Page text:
Employee hygiene is the key meat and poultry safety
High on hygiene: Employee buy-in on hygienic measures is critical for minimizing the spread of pathogens in meat and poultry plants.
Is grass-fed beef safer than conventional beef? As that debate rages on in the consumer world, researchers are testing the effects of a grass-fed diet versus grain-fed in cattle’s stomach.
Workers hold the key to meat and poultry safety.
The inability of plant employees to follow such hygienic practices as proper hand washing and wearing sanitized personal protective equipment can lead to contamination, the spread of foodborne illness, reduction in product shelf life and product recalls.
While operators can reduce incidents through ongoing worker training and monitoring employees, meat and poultry processing facilities will never be free of food safety threats, analysts say.
“Employee behavior defines our food safety culture,” says John Butts, advisor to the chief executive officer at Land O’Frost, a Lansing, Ill.-based lunch meat supplier, and president of St. John, Ind.-based consulting firm Food Safety By Design. “But worker actions are based upon what management and employee peer pressure will allow. Do not always blame the employee for mishaps, as they often are not the root cause of contamination.”
It is important for meat and poultry plants to have stringent worker hygiene guidelines in order to reduce the prospect of personnel contaminating machinery, surfaces and, subsequently, proteins, he says.
“It is common to transfer contaminates from one hygienic zone to another,” Butts says. “This may result from employees carrying pathogens on their hands or feet or touching bacteria on equipment.”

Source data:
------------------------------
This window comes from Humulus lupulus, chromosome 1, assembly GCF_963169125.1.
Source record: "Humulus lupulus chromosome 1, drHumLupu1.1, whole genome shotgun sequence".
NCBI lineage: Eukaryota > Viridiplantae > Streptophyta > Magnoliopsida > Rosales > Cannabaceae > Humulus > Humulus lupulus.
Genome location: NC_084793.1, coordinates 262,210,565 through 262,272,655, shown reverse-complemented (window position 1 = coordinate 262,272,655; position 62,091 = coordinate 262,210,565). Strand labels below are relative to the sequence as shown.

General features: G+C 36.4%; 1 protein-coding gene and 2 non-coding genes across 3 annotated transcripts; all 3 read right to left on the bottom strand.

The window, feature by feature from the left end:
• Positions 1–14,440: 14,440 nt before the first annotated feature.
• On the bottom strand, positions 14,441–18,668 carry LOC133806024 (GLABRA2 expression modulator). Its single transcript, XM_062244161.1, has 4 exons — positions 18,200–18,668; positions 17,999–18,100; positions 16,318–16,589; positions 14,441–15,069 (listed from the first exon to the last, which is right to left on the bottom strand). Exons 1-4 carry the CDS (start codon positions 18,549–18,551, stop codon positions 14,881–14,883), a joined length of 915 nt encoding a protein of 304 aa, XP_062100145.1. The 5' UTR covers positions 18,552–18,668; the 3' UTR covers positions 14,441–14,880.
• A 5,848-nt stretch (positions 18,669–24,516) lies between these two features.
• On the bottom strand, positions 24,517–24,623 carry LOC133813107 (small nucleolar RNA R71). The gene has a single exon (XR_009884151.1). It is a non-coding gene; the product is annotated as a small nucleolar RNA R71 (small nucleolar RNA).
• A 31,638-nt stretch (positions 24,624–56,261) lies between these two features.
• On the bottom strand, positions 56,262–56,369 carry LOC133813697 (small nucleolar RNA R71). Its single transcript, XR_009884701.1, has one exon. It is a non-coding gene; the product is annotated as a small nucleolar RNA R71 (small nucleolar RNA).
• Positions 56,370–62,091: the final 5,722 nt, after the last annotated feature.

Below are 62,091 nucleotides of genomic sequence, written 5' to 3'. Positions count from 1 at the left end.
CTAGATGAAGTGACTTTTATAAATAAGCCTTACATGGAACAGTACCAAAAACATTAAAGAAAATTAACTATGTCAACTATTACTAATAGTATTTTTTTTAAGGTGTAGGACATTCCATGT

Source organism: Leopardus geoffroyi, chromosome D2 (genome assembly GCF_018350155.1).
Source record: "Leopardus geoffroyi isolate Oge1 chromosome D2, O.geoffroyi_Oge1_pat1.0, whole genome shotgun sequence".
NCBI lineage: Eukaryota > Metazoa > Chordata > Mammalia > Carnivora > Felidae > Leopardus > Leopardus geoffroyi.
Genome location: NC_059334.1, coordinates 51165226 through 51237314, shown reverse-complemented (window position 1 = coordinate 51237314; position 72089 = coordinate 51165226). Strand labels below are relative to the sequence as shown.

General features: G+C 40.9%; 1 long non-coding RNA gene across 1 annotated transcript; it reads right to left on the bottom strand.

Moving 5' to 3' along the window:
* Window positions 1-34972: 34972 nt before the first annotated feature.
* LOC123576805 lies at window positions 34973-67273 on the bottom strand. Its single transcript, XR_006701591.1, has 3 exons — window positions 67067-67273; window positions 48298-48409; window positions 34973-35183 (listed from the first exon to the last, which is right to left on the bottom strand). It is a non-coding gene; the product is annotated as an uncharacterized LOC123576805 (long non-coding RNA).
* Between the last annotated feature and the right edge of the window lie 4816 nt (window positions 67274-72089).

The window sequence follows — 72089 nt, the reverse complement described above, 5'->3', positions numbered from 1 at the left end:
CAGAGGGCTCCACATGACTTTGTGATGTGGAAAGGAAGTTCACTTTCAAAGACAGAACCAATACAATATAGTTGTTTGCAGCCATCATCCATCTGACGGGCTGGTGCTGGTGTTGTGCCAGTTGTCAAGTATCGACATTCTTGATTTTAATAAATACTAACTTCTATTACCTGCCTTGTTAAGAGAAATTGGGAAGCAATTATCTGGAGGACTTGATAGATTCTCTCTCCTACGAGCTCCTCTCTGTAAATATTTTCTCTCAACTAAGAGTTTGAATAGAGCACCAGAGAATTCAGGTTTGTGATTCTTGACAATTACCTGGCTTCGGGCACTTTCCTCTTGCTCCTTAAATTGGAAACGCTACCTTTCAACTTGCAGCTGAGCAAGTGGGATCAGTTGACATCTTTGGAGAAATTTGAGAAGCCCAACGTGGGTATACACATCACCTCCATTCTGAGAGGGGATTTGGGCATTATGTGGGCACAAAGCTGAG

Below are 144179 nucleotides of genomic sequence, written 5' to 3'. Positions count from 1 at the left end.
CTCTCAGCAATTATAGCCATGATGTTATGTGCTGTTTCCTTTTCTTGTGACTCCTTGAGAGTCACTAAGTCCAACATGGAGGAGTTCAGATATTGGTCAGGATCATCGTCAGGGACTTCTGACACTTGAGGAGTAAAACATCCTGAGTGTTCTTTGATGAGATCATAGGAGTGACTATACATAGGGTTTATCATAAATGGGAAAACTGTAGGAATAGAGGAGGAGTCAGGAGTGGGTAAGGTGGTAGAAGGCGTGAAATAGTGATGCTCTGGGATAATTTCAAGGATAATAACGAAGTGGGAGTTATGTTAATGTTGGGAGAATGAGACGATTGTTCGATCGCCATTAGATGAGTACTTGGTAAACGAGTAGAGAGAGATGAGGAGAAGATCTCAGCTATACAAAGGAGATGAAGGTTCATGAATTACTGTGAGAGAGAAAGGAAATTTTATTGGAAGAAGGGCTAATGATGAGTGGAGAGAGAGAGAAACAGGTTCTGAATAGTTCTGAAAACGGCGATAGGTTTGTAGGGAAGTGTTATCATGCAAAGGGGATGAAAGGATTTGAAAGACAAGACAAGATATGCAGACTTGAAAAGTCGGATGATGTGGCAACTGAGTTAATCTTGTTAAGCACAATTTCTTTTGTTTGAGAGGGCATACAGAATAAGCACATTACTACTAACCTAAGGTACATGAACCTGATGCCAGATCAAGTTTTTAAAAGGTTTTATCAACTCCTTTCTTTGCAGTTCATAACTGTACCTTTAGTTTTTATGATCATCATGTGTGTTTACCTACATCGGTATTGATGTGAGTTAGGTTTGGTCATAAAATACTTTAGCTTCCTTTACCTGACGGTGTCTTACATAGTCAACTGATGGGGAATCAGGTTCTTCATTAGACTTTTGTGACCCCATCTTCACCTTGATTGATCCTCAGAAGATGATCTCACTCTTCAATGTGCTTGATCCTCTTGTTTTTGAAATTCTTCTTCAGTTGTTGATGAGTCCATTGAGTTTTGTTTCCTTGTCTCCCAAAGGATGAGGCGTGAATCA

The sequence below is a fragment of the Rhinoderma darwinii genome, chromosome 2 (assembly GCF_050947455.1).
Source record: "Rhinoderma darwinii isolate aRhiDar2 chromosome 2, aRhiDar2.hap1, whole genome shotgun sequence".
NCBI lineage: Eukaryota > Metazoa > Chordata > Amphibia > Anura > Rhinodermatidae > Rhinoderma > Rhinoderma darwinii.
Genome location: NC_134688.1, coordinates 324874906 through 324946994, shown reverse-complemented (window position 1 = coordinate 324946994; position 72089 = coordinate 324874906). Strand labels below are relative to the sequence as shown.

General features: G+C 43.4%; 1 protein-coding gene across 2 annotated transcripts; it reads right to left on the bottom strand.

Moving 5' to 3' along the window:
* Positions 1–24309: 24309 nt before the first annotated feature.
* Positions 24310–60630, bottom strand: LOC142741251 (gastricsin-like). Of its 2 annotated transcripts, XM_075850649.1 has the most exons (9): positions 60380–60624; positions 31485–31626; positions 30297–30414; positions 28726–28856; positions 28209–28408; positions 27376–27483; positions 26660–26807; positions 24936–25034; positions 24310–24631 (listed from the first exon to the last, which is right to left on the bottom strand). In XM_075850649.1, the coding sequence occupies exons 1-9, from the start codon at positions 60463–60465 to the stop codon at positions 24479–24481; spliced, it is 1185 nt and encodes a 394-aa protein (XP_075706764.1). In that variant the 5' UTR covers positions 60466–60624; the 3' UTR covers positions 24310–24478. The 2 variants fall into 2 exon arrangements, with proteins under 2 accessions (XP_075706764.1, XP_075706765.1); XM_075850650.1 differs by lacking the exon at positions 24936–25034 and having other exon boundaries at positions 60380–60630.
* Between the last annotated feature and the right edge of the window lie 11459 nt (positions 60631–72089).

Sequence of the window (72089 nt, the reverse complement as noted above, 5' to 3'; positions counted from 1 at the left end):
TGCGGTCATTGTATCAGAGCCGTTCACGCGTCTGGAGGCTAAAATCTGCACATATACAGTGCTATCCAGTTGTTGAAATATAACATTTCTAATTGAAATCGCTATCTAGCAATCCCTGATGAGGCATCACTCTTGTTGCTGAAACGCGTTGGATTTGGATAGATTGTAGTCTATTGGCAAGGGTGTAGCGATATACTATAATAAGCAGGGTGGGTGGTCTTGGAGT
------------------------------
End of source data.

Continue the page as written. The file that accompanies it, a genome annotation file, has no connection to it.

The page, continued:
Extensive ongoing instruction on hygienic procedures is essential for minimizing such incidents, and leveraging a variety of teaching tools can keep training interesting, analysts say. Alternatives include videos, workbooks and hands-on demonstrations, while signs also can remind workers to wash their hands frequently and use hair nets.
Make hand-washing a habit
“Employees get busy and don’t remember to wash their hands enough,” says Terry Houser, extension meat specialist and associate professor of meat science in the Department of Animal Sciences and Industry at Kansas State University, in Manhattan. “It is important to train workers to wash when they enter a facility or a new room, or after they touch contaminants, such as a product that hits the floor, dirty equipment or a door knob. We weren’t born knowing that you have to wash your hands all the time.”
Teaching the proper hand washing methods, meanwhile, is crucial for maintaining cleanliness, he says.
“Some people barely get their hands wet and may not even use soap,” Houser says. “We can watch videos, but hands-on instruction is always more effective.”
Situating sinks in key plant locations also will remind workers of the importance of hand washing while making it easier for employees to frequently scrub, says Jeff Sindelar, extension meat specialist and associate professor in the Department of Animal Sciences at the University of Wisconsin in Madison.
Along with recurring hand washing, hygienic mandates can spell out bathing requirements; the need to cover cuts and wounds; and the necessity of routinely changing into sanitized garments, including new aprons and gloves, he says.
While personal protective equipment and other outerwear provide an additional level of hygienic protection, wearing such items can create a false sense of security if workers are not vigilant in protecting the garments from contamination, Sindelar notes.
“Latex gloves do a great job of creating a physical barrier from the meat and poultry when employees do not wash their hands enough,” he says. “But workers are defeating the entire purpose if they touch areas that will contaminate the gloves, such as non-food contact surfaces.”
Protect the product
Clean garments are an important barrier that separates microorganisms on workers from meat and poultry but should not act as another form of hazard, says Jonathan Campbell, meat extension specialist and assistant processor of animal science, in the Department of Animal Science at Pennsylvania State University, in University Park.
“It is important, especially in ready-to-eat areas, that outer garments do not come in contact with sources of contamination,” he says, noting workers should help prevent the spread of pathogens by changing into clean attire at the start of a shift and after meal and restroom breaks.